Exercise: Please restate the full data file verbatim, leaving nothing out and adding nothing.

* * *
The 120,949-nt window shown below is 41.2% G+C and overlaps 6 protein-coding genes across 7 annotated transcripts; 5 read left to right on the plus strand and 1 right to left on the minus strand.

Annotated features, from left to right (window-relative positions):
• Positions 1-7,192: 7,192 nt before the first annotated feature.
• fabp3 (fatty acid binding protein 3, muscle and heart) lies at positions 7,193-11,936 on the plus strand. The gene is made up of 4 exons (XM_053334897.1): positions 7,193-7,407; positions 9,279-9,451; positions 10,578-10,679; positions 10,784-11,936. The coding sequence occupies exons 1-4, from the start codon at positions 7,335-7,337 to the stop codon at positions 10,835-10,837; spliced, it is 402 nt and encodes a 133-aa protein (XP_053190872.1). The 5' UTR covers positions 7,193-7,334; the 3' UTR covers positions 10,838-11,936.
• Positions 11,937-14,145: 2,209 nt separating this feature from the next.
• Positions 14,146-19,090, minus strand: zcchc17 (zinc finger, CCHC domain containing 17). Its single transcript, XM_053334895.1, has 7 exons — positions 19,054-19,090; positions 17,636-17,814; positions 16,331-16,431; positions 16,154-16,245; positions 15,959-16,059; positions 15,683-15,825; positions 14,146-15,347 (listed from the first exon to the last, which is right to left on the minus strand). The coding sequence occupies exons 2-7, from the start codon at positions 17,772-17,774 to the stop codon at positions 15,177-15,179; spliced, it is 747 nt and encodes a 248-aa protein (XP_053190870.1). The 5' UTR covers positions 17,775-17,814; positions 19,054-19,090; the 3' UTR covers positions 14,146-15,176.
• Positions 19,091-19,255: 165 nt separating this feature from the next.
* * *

The 120,949-nt window shown below is 41.2% G+C and overlaps 6 protein-coding genes across 7 annotated transcripts; 5 read left to right on the plus strand and 1 right to left on the minus strand.

Annotated features, from left to right (window-relative positions):
• Positions 1-7,192: 7,192 nt before the first annotated feature.
• fabp3 (fatty acid binding protein 3, muscle and heart) lies at positions 7,193-11,936 on the plus strand. The gene is made up of 4 exons (XM_053334897.1): positions 7,193-7,407; positions 9,279-9,451; positions 10,578-10,679; positions 10,784-11,936. The coding sequence occupies exons 1-4, from the start codon at positions 7,335-7,337 to the stop codon at positions 10,835-10,837; spliced, it is 402 nt and encodes a 133-aa protein (XP_053190872.1). The 5' UTR covers positions 7,193-7,334; the 3' UTR covers positions 10,838-11,936.
• Positions 11,937-14,145: 2,209 nt separating this feature from the next.
• Positions 14,146-19,090, minus strand: zcchc17 (zinc finger, CCHC domain containing 17). Its single transcript, XM_053334895.1, has 7 exons — positions 19,054-19,090; positions 17,636-17,814; positions 16,331-16,431; positions 16,154-16,245; positions 15,959-16,059; positions 15,683-15,825; positions 14,146-15,347 (listed from the first exon to the last, which is right to left on the minus strand). The coding sequence occupies exons 2-7, from the start codon at positions 17,772-17,774 to the stop codon at positions 15,177-15,179; spliced, it is 747 nt and encodes a 248-aa protein (XP_053190870.1). The 5' UTR covers positions 17,775-17,814; positions 19,054-19,090; the 3' UTR covers positions 14,146-15,176.
• Positions 19,091-19,255: 165 nt separating this feature from the next.